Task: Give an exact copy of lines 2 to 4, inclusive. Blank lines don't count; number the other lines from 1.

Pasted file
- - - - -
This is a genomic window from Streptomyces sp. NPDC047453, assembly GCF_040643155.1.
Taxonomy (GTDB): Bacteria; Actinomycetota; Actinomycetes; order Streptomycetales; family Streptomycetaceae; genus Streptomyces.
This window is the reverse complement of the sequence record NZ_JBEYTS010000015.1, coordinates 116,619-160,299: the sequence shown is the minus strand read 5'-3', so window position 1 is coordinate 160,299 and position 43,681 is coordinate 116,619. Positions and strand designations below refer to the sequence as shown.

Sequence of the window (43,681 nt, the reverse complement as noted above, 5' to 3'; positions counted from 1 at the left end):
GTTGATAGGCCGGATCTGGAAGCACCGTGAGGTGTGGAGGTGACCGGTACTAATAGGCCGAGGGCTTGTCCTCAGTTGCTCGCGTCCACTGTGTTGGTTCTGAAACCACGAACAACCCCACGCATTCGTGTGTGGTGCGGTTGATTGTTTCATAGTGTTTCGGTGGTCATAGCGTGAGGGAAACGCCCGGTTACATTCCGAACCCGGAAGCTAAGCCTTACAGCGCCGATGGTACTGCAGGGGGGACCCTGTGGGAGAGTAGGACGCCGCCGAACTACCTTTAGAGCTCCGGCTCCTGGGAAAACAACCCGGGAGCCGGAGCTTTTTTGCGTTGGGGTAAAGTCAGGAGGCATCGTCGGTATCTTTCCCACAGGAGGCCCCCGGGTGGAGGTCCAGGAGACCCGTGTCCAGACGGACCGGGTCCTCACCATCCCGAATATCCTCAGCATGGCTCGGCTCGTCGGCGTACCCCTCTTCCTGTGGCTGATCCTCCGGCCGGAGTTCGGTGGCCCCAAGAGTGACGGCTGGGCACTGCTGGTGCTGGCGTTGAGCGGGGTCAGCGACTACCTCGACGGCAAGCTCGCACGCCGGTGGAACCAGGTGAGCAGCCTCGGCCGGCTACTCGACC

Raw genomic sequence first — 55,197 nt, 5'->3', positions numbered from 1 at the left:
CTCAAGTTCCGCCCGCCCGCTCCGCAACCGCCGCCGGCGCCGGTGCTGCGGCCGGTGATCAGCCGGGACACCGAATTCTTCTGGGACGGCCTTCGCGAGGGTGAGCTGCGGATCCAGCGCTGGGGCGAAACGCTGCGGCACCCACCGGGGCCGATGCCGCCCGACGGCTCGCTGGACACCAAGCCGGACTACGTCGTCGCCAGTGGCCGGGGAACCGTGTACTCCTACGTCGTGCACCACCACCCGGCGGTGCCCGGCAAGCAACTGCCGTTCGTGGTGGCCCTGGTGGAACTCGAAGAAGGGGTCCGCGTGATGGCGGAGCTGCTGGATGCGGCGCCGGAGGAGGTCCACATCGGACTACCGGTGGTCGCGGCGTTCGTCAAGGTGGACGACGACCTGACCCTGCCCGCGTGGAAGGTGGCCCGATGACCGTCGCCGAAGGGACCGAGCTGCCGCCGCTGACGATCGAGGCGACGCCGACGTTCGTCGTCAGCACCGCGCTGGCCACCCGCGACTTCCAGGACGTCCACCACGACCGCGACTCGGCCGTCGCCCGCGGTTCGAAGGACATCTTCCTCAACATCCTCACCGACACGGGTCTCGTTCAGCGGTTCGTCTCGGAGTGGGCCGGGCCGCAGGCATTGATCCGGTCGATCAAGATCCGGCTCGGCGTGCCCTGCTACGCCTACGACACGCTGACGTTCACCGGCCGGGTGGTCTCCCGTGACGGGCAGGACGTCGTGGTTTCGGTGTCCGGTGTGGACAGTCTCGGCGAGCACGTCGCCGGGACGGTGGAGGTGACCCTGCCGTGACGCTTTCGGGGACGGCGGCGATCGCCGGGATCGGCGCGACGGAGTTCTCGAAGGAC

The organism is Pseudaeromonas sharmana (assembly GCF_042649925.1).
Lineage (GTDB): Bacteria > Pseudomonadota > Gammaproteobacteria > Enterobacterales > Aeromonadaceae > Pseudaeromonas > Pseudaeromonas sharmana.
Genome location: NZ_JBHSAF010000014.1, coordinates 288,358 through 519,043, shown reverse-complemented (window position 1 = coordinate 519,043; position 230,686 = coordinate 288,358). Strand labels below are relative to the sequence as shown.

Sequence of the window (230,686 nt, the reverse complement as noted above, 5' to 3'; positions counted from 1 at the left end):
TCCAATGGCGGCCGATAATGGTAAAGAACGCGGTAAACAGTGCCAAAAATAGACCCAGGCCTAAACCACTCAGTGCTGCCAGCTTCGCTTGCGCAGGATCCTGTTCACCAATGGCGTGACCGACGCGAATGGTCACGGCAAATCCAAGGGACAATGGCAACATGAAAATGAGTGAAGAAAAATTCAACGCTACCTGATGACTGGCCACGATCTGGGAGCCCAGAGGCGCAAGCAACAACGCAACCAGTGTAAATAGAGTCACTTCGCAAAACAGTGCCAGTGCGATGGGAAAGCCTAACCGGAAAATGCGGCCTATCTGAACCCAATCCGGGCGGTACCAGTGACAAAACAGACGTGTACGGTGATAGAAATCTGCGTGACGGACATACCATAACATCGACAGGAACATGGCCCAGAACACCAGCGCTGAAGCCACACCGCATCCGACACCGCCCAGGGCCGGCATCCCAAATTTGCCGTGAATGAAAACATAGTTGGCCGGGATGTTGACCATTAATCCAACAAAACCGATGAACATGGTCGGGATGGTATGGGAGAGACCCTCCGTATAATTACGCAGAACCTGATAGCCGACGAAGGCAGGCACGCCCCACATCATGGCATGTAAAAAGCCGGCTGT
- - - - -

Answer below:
Taxonomy (GTDB): Bacteria; Actinomycetota; Actinomycetes; order Streptomycetales; family Streptomycetaceae; genus Streptomyces.
This window is the reverse complement of the sequence record NZ_JBEYTS010000015.1, coordinates 116,619-160,299: the sequence shown is the minus strand read 5'-3', so window position 1 is coordinate 160,299 and position 43,681 is coordinate 116,619. Positions and strand designations below refer to the sequence as shown.

Sequence of the window (43,681 nt, the reverse complement as noted above, 5' to 3'; positions counted from 1 at the left end):